Continuous Care Model and the Self-Management in Post-Myocardial Infarction Patients: A Randomized Controlled Trial

AUTHORS

Omolbanin Akbari 1 , Seyyed Abolfazl Vagharseyyedin 2 , * , Toba Kazemi 3 , Bahareh Zarei 4

1 Department of Nursing, Islamic Azad University, Zahedan Branch, Zahedan, IR Iran

2 Nursing and Midwifery College, Birjand University of Medical Sciences, Birjand, IR Iran

3 Athrosclosiosis and Cardiovascular Reseach Center, Birjand University of Medical Sciences, Birjand, IR Iran

4 Nursing East Nursing and Midwifery Research Center, Nursing and Midwifery College, Birjand University of Medical Sciences, Birjand, IR Iran

How to Cite: Akbari O, Vagharseyyedin S A, Kazemi T, Zarei B. Continuous Care Model and the Self-Management in Post-Myocardial Infarction Patients: A Randomized Controlled Trial, Jundishapur J Chronic Dis Care. 2017 ; 6(1):e37555. doi: 10.17795/jjcdc-37555.

ARTICLE INFORMATION

Jundishapur Journal of Chronic Disease Care: 6 (1); e37555
Published Online: September 19, 2016
Article Type: Research Article
Received: March 2, 2016
Revised: March 29, 2016
Accepted: April 18, 2016
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Abstract

Background: Self-management after myocardial infarction is fundamental to effective medical treatment.

Objectives: The current study aimed to investigate the effects of applying the continuous care model on self-management of a sample of Iranian patients with post-myocardial infarction.

Methods: Sixty hospitalized patients were randomly allocated into control (n = 30) and intervention (n = 30) groups. Before the intervention and at the end of it, self-management of both groups was evaluated by chronic disease self-management questionnaire. The continuous care model was performed for the intervention group for three months. The data were analyzed by SPSS version 16. In addition to descriptive statistical tests, Chi-square, the exact Fisher, Willcoxon and Mann-Whitney, and analysis of covariance (ANCOVA) tests were used. The significant level was set at P < 0.05.

Results: There was no significant difference between the two groups in terms of sub-dimensions of self-management scores before the intervention (P > 0.05). At the end of the intervention, in all self-management sub-dimensions expect for shortness of breath, the status of intervention group improved significantly more than that of the control group (P < 0.005). Moreover, mean of changes in all sub-dimensions of self-management showed no significant difference, but fatigue and health care utilization between the two groups had significant difference.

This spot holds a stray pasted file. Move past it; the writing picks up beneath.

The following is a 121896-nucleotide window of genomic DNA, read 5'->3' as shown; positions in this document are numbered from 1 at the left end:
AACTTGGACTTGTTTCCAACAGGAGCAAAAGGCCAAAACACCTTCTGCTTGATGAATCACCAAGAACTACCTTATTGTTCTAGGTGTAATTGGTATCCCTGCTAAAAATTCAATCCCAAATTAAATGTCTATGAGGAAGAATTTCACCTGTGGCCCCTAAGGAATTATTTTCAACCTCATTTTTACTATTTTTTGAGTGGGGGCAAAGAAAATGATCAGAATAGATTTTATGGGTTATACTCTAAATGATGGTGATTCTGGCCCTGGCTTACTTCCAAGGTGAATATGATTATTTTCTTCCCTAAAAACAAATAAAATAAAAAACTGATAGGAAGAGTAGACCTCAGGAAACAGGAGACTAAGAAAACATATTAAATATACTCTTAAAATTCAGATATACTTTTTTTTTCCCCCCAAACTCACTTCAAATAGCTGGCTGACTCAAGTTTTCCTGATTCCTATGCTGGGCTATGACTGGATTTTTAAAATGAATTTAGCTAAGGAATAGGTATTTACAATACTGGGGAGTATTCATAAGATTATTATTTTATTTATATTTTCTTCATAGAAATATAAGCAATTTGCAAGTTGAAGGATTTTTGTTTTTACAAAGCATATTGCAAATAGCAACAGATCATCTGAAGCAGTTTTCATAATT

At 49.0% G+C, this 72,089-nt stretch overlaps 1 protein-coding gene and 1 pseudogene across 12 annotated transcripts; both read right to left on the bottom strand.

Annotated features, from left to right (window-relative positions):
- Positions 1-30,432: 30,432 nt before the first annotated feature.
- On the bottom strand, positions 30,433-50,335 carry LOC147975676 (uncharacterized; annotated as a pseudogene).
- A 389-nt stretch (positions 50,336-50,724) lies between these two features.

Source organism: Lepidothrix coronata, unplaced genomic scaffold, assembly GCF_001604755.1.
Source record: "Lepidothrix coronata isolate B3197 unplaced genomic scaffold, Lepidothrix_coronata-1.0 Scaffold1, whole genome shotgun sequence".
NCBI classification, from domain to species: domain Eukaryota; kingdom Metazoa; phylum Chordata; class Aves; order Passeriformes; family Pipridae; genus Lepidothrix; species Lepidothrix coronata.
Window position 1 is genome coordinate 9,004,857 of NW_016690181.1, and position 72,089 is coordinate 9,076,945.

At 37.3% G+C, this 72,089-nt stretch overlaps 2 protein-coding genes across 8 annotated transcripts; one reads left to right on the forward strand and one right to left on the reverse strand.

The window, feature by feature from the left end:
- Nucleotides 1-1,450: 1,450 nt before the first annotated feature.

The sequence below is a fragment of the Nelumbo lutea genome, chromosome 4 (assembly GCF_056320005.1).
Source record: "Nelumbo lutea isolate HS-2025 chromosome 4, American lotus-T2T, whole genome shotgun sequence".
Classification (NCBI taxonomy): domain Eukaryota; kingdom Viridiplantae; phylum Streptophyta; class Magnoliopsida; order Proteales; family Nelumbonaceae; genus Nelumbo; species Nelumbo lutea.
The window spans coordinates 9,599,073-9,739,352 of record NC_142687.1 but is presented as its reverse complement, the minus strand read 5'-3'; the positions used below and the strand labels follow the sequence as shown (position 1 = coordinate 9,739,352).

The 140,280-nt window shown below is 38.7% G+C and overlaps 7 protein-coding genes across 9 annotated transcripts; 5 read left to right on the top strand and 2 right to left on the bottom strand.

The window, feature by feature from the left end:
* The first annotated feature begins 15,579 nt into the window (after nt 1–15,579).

Conclusions: The continuous care model can be considered as a useful tool to improve patients’ self-management after myocardial infarction.

Keywords

Myocardial Infarction Nursing Models Self-Management

Copyright © 2016, Ahvaz Jundishapur University of Medical Sciences. This is an open-access article distributed under the terms of the Creative Commons Attribution-NonCommercial 4.0 International License (http://creativecommons.org/licenses/by-nc/4.0/) which permits copy and redistribute the material just in noncommercial usages, provided the original work is properly cited.

1. Background

With an estimated 17.5 million deaths annually, cardiovascular diseases (CVDs) are considered as the main cause of death and disability worldwide (1). Of these, myocardial infarction (MI), as the life-threatening manifestation of ischemic heart disease (IHD), is a necrosis of myocardial tissue due to reduced blood supply to the heart muscle (2). In a study using national registry data, Ahmadi et al. (3) reported that in Iran, the rates for crude MI incidence and age-standardized MI incidence were 64.9 and 73.3 per 100,000 respectively.